“My worldview is much broader now.”
Notice the emphasis on the word “my”!
Now this is not a bad thing. In fact, it is a great thing. I have seen the faith of my students grow more in one week on these types of trips than any retreat or conference.
But in the end, these trips usually impact us more than the people we are attempting to serve.
Who are missions trips supposed to be serving?
It is hard to develop meaningful relationships in a span of a week. It is hard to meet needs when you bounce back and forth from activity to activity, spending no more than 1 day on one particular need.
It is a very hard to have a real passion for an area, people group, or culture when within one year you are preparing for some different place.
A good friend of mine is a missionary in Haiti. He gave up a great career as a youth pastor for Youth for Christ to serve orphans in Haiti over ten years ago. He is deeply invested in this country. His entire life is in Haiti now. It has become a part of his being.
Because he is there long term, he has long-term plans to bring healing, restoration, hope, and salvation to the people.
His ministry consists literally of feeding the hungry, finding homes for the orphans, building schools and educating the children, taking take of the widows, training young disciples, and teaching and preaching the word of God.
I will try to simplify what he does as a missionary:
Lives somewhere (Haiti). Feels called to stay and has a vision for that area. Loves God and serves the people in that community. Is dedicated to staying there long enough to make a real difference and impact.
Isn’t that what we are supposed to be doing as Christians?
Now for Tom, his mission field is Haiti. And some of our students may in fact be lead to another place or country to serve.
I honestly hope more and more students go out into the world as both as traditional missionaries and tent makers and bring the radical love of Jesus to places in need of hope.
But for the majority of us, God is calling us exactly where we are to be missionaries ( I know it may sound cheesy, but think about it.)
What if we shifted our focus away from doing mission trips to being missionaries right where we?
I realize we have each preached lessons on that probably coming back from summer trips, but what if that idea and philosophy changed the structure of our youth ministry?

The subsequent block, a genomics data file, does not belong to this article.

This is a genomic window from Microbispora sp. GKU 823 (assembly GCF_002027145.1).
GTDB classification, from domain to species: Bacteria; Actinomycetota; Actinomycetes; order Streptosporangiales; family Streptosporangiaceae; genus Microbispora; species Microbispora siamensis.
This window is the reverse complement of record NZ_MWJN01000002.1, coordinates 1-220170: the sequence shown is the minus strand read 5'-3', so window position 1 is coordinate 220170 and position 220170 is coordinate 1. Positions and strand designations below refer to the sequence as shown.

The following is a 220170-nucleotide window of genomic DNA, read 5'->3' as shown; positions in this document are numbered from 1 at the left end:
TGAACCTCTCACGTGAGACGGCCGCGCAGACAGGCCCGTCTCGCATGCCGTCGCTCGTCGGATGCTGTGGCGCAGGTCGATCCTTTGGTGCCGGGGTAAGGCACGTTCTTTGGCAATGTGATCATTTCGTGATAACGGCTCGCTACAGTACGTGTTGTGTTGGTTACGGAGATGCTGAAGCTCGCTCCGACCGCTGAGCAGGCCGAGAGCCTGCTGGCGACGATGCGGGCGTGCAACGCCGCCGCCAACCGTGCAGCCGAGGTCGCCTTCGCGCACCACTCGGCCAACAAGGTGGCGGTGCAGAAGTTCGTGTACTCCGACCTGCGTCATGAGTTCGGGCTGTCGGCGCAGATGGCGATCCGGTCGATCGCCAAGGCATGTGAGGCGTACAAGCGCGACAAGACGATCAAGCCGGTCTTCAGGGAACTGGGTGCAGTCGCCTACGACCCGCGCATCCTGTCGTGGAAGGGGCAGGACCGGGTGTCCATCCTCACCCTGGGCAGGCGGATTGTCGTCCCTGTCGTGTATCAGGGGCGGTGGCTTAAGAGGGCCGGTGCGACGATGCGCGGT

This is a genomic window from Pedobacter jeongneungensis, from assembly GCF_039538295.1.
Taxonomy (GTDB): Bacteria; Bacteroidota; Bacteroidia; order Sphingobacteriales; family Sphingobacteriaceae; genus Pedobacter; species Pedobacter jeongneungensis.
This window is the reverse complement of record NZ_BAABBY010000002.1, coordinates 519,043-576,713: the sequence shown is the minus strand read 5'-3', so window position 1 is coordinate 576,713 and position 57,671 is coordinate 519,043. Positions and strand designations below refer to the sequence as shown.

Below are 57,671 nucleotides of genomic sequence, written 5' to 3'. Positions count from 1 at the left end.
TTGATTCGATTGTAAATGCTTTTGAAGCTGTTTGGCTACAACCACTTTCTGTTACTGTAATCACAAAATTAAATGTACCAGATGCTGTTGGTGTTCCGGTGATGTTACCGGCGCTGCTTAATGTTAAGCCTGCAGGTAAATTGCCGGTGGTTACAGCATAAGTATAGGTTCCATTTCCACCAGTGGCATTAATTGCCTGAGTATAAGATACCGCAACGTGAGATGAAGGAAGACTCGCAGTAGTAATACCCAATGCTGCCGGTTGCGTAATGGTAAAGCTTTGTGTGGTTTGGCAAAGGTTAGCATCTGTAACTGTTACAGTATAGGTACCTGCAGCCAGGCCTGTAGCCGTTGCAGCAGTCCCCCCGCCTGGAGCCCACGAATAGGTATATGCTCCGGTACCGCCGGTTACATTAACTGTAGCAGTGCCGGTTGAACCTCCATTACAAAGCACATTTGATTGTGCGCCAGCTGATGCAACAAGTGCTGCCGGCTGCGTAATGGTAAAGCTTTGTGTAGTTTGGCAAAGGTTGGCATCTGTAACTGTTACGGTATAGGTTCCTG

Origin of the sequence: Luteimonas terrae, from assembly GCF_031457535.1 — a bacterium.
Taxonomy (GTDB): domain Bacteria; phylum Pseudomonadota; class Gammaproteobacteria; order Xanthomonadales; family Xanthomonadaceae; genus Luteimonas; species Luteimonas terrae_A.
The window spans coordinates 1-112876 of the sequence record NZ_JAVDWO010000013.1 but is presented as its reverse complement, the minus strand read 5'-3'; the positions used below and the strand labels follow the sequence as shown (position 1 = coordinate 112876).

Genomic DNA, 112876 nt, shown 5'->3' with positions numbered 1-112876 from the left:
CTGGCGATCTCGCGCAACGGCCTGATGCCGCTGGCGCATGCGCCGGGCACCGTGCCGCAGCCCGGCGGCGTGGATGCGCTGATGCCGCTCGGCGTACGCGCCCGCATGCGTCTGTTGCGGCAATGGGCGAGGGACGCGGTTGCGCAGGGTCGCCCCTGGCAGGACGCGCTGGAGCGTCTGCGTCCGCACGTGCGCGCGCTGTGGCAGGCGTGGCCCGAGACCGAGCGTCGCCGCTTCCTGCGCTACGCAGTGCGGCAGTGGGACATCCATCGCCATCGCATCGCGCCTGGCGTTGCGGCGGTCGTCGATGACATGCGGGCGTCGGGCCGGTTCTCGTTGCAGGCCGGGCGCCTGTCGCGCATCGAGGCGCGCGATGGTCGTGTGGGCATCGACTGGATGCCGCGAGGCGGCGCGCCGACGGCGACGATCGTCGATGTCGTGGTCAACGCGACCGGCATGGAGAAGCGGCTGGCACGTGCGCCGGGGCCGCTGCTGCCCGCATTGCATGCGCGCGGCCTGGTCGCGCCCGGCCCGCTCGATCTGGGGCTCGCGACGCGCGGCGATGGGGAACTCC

What about instead of going on your annual youth conference, you did a local service project were you lived?
Last year we spent the week on the Ohio/Kentucky border doing all sorts of hands on service projects. Pretty cool stuff actually. But I doubt we will ever go back nor have a relationship with those organizations and individuals that we served that one week.
It got me thinking, why can’t we do the same thing right here in Westchester County, NY?
We returned from that summer trip and my students started looking for ways to serve and get involved in our community (being missional)
We began volunteering at 2 local food pantries, the Boys and Girls Club, a special needs Children’s hospital, and serving our own church more.
Just this past weekend, our entire church closed down for what we called C.S.I weekend (Consider Serving Instead). No Saturday or Sunday services. We all went out into our community to serve in anyway possible.
(I will post the link to the video slide show for it)
Food pantries, blood drives, parking meter watch, park clean ups, home repairs, giving lunch to immigrant workers, meals for home bound senior citizens, prison visitations, helping with a walk-a-thon for our local SPCA, free community car wash, etc..
You should have seen the response of our people and especially the community! Organizations and individuals were astonished and overwhelmed that we would close our doors on a weekend and desire to help them out without asking for anything in return.
Now I know this is not a new idea. In some ways, our church has been well behind in this and possibly your church has been doing something similar for years.
But my point is that this shift in approach is much needed and I think aligns to the ways of Jesus wonderfully.
We hope to continue to partner with these organizations for months and years and over time develop real genuine relationships within our community.
In order to shift from missions to a more missional approach in youth ministry, I think the following are needed: